At medical school, Dr. Mehl-Madrona became interested in shamanic traditions and attended some sweat lodge and tipi ceremonies. Here he encountered otherwordly phenomena such as blue light, sparks, sensorial stimulation and miracle cures in cases that were deemed too far gone by western doctors. Most importantly, Dr. Mehl-Madrona learned how shamans talked to patients, asked questions about their families and lives and spent long periods of time with them. The author learned that shamans tap into the inner healer of the patient, and consider themselves only partially responsible for any cure.
At the same time, Dr. Mehl-Madrona was encountering negligent and dehumanizing healing practices in his western medical pursuits. A few spine-chilling tales display the callousness and arrogance that exists in some hospitals and clinics. One example: two obstetricians made a bet concerning the fastest C-Section birth and the winner, very triumphant at seventeen minutes, accidentally tied something shut in the woman's internal organs. It was fixed and the woman even wrote a letter of thanks to the hospital!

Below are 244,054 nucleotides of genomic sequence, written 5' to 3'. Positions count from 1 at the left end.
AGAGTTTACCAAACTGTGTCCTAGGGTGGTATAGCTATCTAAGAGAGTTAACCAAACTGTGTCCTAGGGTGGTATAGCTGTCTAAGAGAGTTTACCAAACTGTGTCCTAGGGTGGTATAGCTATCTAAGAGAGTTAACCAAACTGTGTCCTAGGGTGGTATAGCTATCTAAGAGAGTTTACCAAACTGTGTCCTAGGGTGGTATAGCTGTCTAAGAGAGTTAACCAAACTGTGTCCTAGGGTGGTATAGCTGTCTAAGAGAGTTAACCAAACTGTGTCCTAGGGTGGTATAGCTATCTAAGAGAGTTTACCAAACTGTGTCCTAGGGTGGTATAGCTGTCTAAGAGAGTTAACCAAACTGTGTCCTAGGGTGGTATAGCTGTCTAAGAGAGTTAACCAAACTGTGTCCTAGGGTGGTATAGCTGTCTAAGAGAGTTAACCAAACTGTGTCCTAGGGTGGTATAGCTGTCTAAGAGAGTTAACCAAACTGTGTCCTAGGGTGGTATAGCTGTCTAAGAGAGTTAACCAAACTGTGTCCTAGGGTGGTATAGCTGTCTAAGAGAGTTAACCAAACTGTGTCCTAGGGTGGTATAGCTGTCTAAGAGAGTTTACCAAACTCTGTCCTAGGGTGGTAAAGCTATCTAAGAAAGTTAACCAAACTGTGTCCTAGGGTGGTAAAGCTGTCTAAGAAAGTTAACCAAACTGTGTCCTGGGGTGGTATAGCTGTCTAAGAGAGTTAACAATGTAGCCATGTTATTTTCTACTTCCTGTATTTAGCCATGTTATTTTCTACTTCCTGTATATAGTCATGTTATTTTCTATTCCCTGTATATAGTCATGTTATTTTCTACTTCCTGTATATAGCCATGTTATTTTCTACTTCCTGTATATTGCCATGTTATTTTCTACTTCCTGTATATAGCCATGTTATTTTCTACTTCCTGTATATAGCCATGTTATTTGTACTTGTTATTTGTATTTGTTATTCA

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16 of 17 people found the following review helpful By Phil Kotofskie on January 9, 2003
Format: Paperback
Coyote has always been a special animal to me, so the title jumped out at me. The two feathers and physician's symbol on the cover present a beautiful balance. The physician's symbol has the twin serpents and the two wings of the one. In the background is the four, the Mystery.
Lewis' experiences are related in an interwoven manner. He rushes through life in the quest for medical expertise and validation. In doing so, he trips himself into bouts with infinity as his beautiful plans fall through, day-by-day, year-by-year. However, his rapidly depleted physical/mental being is slowly but surely filling from the inside out. The book is a wonderful, candid sharing of one human's journey to clarify his purpose, his vocation, and to realize such.
He seems like a powerless pawn at times. Have you felt that way? I have. It takes courage to choose the walk toward balance with a fellow being. Lewis had to learn the way of the warrior to survive his path as a healer.